Study Links Genetic Mutation to Early Puberty

First Posted: Jun 06, 2013 07:57 AM EDT

A latest study reveals a strong association between genetic mutation and premature puberty known as central precocious puberty, which leads to the development of secondary sexual characteristics in girls before the age of 8 and before the age of 9 in boys.

Early puberty poses adverse effects to social, behavioral and psychological development. It also triggers various physical effects such as short stature, health risk, heart diseases and breast cancer.

The study helps in understanding what controls the timing of puberty, and was conducted by researchers at the Brigham and Women's Hospital (BWH), in collaboration with Boston Children's Hospital, the Broad Institute, and the University of Sao Paulo, Brazil.

"This study will allow doctors to diagnose the cause of precocious puberty in a subset of patients, or to identify patients at risk for developing precocious puberty, especially if others in their family are affected. By better understanding the role of this gene in the timing of puberty, we may be able to gain insights into how other factors, such as environmental factors, may influence pubertal timing," Ursula Kaiser, MD, chief of the BWH Division of Endocrinology, Diabetes and Hypertension, co-senior study author, said in a press statement.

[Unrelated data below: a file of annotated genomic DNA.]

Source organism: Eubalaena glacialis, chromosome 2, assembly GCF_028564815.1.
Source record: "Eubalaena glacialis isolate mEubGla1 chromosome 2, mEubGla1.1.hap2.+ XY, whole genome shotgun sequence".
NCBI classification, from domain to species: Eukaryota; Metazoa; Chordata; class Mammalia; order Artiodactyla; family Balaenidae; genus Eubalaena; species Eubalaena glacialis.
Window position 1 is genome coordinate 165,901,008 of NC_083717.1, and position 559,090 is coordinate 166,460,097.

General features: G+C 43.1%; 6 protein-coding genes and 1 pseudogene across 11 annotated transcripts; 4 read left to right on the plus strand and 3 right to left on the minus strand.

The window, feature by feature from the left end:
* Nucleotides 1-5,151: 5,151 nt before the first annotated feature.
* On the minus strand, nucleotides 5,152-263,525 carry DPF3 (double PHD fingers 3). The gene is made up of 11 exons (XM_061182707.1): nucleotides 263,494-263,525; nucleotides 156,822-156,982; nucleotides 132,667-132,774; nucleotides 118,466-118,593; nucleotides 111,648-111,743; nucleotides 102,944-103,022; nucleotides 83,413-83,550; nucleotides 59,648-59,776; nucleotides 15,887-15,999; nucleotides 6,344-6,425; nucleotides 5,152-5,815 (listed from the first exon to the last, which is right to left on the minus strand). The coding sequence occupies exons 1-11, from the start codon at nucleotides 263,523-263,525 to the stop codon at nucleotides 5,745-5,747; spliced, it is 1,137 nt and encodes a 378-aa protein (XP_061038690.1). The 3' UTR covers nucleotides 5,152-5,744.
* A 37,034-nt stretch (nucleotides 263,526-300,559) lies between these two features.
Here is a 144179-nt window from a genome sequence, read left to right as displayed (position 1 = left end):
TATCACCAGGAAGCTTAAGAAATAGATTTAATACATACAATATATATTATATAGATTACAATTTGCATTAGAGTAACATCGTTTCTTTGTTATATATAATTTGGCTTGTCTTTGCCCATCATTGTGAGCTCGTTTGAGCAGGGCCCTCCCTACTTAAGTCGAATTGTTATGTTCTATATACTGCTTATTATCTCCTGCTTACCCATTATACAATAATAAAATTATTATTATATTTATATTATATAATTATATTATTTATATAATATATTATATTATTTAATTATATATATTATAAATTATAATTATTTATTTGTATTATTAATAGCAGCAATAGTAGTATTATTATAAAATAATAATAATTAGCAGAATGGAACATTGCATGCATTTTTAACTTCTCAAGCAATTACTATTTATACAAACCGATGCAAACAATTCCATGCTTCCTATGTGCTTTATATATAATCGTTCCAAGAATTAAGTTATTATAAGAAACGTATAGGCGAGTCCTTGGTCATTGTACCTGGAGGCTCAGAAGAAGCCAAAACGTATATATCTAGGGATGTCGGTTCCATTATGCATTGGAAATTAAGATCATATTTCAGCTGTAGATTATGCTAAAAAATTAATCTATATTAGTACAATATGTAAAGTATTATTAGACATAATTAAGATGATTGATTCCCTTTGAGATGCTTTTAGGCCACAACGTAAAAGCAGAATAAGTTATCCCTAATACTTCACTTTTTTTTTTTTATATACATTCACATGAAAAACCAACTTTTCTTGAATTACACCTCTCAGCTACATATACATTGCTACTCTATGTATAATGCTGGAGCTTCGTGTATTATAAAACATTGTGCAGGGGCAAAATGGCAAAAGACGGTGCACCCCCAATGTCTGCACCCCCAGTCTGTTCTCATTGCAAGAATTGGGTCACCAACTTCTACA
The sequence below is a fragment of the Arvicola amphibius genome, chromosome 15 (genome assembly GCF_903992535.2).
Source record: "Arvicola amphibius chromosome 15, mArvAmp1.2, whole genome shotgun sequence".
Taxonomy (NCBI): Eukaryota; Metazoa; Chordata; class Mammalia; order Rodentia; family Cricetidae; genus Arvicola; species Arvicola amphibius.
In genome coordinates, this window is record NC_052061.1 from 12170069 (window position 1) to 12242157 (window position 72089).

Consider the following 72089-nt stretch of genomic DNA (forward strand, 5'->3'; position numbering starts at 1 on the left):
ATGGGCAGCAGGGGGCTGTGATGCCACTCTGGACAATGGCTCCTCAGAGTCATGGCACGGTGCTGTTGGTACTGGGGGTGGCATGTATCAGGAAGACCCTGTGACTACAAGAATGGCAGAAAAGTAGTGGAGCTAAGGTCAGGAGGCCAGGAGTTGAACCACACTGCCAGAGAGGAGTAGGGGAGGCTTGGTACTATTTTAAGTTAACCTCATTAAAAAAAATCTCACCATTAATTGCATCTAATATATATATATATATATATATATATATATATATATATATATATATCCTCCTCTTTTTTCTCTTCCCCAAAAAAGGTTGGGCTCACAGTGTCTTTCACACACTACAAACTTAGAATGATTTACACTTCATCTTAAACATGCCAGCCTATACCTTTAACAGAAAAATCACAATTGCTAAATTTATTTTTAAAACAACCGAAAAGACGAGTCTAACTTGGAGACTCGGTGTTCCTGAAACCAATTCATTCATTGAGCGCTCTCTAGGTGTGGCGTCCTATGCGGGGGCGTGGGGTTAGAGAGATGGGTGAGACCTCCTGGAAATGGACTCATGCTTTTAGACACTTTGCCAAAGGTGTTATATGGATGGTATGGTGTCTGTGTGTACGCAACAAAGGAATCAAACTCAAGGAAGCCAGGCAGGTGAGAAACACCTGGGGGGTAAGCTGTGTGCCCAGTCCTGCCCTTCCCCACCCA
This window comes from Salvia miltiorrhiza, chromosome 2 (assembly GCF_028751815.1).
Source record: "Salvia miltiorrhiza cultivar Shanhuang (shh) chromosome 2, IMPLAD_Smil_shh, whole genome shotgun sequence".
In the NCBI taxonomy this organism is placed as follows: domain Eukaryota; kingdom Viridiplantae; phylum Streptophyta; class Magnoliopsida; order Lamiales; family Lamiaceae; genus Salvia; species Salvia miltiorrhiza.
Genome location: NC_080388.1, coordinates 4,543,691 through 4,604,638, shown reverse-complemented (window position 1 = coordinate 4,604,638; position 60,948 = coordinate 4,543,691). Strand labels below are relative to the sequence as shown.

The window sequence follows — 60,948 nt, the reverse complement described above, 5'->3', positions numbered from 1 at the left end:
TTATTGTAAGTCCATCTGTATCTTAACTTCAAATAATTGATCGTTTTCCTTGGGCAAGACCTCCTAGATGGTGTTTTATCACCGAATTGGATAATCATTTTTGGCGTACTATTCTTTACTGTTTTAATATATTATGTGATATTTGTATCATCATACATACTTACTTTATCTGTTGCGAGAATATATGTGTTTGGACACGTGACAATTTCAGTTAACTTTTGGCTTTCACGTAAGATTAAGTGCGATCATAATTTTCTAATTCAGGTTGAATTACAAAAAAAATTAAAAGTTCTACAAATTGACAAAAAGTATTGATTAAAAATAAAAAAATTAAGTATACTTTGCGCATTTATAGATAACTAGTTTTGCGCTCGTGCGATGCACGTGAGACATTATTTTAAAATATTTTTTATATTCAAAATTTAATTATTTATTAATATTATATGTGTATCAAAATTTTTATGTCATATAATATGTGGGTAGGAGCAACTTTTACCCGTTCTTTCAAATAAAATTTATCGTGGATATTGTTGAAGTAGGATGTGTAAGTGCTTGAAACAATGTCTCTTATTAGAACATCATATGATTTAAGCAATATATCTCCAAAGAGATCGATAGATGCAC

To prove the hypothesis, researchers conducted a study on 40 participants from 15 different families, who had experienced central precocious puberty. They conducted a whole exome sequencing analysis and noticed four mutations in the MKRN3 gene among five of the participants. This gene is accountable for coding a protein called makorin ring finger protein 3, which aids in marking other proteins for degradation.

This genetic mutation led to shortened MKRN3 protein as well as the interruption in the functioning of the protein. Mutation in the gene MKRN3 triggers premature activation of the reproductive hormones in the body, thereby causing early puberty.

The researchers were surprised when they noticed that all the affected people had inherited the mutations from their father. The gene MKRN3 was located on the same gene as the Prader-Willi syndrome, which causes short stature, severe obesity and other cognitive disabilities.  

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